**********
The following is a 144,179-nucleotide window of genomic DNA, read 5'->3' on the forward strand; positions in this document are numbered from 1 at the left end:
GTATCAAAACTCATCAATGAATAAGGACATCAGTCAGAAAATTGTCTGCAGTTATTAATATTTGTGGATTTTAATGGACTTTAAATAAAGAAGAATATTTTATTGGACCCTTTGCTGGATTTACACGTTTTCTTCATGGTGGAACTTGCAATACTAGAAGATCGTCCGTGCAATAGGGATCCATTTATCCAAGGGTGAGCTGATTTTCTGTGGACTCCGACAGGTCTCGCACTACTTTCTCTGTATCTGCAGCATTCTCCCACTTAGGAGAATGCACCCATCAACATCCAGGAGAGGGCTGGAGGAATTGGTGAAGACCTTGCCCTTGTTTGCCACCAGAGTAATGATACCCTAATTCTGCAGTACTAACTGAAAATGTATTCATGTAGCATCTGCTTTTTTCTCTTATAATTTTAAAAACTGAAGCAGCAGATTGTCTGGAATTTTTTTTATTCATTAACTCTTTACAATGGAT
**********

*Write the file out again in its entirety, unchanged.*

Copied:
The following is a 144,179-nucleotide window of genomic DNA, read 5'->3' on the forward strand; positions in this document are numbered from 1 at the left end:
GTATCAAAACTCATCAATGAATAAGGACATCAGTCAGAAAATTGTCTGCAGTTATTAATATTTGTGGATTTTAATGGACTTTAAATAAAGAAGAATATTTTATTGGACCCTTTGCTGGATTTACACGTTTTCTTCATGGTGGAACTTGCAATACTAGAAGATCGTCCGTGCAATAGGGATCCATTTATCCAAGGGTGAGCTGATTTTCTGTGGACTCCGACAGGTCTCGCACTACTTTCTCTGTATCTGCAGCATTCTCCCACTTAGGAGAATGCACCCATCAACATCCAGGAGAGGGCTGGAGGAATTGGTGAAGACCTTGCCCTTGTTTGCCACCAGAGTAATGATACCCTAATTCTGCAGTACTAACTGAAAATGTATTCATGTAGCATCTGCTTTTTTCTCTTATAATTTTAAAAACTGAAGCAGCAGATTGTCTGGAATTTTTTTTATTCATTAACTCTTTACAATGGAT